Not formal but functional: Traceology and the Lithic Record in the Philippines
While the lithic technology and production of stone tools in the Philippines remained remarkably simple until the Late Holocene; the few use-wear and residue studies undertaken so far on Philippine lithic materials have illustrated some interesting technological features that suggest that complex use-contexts already existed by the Late Pleistocene that are not evident in the basic production attributes of flakes. In addition; finds of polished bone tools and shell adzes as well as flaked artefacts made of marine shells indicate that a range of tools made of organic material complemented the basic lithic tool kits. The use of tools made of bamboo and wood has been proposed for the Palaeolithic of Southeast Asia since long. While artefactual evidence for such tools remains missing; several use-wear analyses have indeed identified wear traces that suggest the processing of wood and bamboo with stone tools.Although the overall absence of a distinctively different technology and tool formality through time has nullified attempts at producing meaningful typological and technological classifications in the lithic record; traceological analysis of lithic assemblages in the Philippines confirmed the utilization of simple flakes for a great variety of processes and activities and gave indications for complex technologies; not unlike; for instance; the more formal prehistoric tools of the European Upper- and Epi-Palaeolithic.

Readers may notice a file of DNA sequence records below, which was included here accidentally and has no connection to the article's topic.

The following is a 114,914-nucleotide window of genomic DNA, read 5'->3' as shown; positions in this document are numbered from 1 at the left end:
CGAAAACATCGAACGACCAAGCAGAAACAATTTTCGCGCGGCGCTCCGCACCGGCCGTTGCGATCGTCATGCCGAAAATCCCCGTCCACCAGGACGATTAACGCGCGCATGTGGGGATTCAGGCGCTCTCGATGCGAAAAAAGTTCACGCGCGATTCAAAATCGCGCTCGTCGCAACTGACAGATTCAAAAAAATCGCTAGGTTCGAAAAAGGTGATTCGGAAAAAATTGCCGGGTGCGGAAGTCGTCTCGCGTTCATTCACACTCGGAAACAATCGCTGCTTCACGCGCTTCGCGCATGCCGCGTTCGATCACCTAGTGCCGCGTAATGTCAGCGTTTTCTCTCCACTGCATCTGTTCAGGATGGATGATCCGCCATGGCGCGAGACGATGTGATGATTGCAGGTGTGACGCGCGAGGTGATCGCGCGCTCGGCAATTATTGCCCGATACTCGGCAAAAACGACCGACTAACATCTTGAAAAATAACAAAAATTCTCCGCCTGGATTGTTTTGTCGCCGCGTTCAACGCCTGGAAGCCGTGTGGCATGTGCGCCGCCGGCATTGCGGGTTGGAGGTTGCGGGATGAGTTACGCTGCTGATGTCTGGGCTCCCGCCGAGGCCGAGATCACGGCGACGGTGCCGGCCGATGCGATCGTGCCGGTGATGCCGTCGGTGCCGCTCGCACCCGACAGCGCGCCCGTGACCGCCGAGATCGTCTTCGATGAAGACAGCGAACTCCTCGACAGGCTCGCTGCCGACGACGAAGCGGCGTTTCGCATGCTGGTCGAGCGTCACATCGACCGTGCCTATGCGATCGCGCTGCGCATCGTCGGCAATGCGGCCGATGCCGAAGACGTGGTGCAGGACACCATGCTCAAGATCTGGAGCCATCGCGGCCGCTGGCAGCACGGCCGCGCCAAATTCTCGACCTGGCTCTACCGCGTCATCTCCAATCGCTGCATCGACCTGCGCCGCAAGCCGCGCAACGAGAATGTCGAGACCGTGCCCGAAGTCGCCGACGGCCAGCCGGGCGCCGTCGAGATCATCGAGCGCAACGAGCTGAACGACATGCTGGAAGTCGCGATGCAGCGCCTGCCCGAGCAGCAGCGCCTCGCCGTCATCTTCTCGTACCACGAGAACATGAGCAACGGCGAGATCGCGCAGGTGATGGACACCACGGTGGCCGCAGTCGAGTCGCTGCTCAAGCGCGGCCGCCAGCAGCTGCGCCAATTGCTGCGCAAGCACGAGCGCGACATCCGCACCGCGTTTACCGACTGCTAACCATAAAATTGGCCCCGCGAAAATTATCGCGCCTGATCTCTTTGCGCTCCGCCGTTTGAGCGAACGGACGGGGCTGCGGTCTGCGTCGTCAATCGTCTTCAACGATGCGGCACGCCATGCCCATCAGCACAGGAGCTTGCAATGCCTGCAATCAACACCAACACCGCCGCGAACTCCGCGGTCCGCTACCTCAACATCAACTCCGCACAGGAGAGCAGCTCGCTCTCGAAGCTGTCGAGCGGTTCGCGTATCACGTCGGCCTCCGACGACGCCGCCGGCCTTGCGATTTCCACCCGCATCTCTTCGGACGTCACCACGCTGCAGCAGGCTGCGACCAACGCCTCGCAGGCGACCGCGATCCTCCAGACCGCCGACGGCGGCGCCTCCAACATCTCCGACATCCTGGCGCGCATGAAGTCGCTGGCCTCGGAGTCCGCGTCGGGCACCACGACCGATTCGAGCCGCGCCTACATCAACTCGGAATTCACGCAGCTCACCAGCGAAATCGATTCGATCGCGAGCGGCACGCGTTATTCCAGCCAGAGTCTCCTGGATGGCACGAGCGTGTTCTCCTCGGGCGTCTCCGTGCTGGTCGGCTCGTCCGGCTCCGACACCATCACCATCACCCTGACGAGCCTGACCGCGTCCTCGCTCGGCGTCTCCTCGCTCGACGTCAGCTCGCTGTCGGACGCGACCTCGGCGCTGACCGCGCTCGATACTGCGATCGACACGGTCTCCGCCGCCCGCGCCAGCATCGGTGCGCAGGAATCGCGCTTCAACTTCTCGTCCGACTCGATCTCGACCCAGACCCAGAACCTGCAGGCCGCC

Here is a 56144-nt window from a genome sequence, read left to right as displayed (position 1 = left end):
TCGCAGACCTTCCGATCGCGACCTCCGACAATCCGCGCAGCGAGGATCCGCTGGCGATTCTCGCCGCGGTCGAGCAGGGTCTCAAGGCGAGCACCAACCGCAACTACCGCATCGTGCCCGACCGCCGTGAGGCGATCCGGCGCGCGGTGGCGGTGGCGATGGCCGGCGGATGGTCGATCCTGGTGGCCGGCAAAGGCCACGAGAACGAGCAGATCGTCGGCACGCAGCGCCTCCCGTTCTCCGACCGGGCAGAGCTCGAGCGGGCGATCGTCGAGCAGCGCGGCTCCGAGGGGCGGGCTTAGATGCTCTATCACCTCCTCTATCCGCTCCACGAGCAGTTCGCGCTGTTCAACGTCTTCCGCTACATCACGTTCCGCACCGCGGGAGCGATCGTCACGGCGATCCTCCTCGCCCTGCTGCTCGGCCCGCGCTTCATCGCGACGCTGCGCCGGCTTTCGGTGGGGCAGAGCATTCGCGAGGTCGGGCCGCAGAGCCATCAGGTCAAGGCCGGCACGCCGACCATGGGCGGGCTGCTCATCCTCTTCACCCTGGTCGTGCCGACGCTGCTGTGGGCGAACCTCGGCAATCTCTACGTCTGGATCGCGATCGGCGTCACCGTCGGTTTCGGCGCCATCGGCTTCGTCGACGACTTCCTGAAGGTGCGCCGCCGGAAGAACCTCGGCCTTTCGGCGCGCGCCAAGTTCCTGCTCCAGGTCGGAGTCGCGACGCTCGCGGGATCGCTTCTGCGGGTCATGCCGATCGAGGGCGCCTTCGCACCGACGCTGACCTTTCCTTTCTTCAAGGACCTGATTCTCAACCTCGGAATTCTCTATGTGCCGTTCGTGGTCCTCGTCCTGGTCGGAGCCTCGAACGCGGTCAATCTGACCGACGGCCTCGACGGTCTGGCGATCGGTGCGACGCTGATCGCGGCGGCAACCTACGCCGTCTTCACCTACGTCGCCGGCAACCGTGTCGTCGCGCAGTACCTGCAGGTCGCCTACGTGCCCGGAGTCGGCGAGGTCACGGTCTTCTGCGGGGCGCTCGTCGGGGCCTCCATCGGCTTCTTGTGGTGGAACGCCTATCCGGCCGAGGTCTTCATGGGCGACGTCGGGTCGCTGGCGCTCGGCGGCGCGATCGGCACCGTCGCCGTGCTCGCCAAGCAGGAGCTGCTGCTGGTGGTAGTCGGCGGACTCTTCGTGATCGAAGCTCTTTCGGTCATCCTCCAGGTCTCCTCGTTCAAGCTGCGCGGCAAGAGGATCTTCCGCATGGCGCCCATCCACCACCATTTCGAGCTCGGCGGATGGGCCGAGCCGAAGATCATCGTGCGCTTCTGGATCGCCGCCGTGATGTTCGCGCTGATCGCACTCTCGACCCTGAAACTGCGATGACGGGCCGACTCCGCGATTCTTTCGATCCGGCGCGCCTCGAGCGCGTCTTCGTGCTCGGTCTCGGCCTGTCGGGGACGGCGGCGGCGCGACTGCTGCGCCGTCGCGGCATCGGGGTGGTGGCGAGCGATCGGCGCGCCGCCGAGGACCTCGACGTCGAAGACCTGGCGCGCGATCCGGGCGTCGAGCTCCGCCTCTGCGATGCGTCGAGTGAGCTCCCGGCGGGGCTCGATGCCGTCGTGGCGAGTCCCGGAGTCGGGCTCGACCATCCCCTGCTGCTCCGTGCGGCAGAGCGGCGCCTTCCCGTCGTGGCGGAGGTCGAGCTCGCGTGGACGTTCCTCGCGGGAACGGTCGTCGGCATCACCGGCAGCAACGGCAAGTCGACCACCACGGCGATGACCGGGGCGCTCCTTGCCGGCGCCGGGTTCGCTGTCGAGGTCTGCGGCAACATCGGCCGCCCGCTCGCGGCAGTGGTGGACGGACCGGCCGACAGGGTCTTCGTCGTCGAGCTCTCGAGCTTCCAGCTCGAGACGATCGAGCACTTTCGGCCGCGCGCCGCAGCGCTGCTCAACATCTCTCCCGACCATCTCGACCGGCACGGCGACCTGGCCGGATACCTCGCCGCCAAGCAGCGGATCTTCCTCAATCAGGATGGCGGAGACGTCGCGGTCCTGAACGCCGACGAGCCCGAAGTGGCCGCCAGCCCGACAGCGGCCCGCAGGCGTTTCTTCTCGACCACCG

Fuentes, R., & Pawlik, A. (2020). Not formal but functional: Traceology and the Lithic Record in the Philippines. In Gibaja-Bao, J. Marreiros, J., & Mazzucco, N (Eds.) Hunter-Gatherers tool kit: a functional perspective (pp. 290-308). Cambridge Scholars Publishing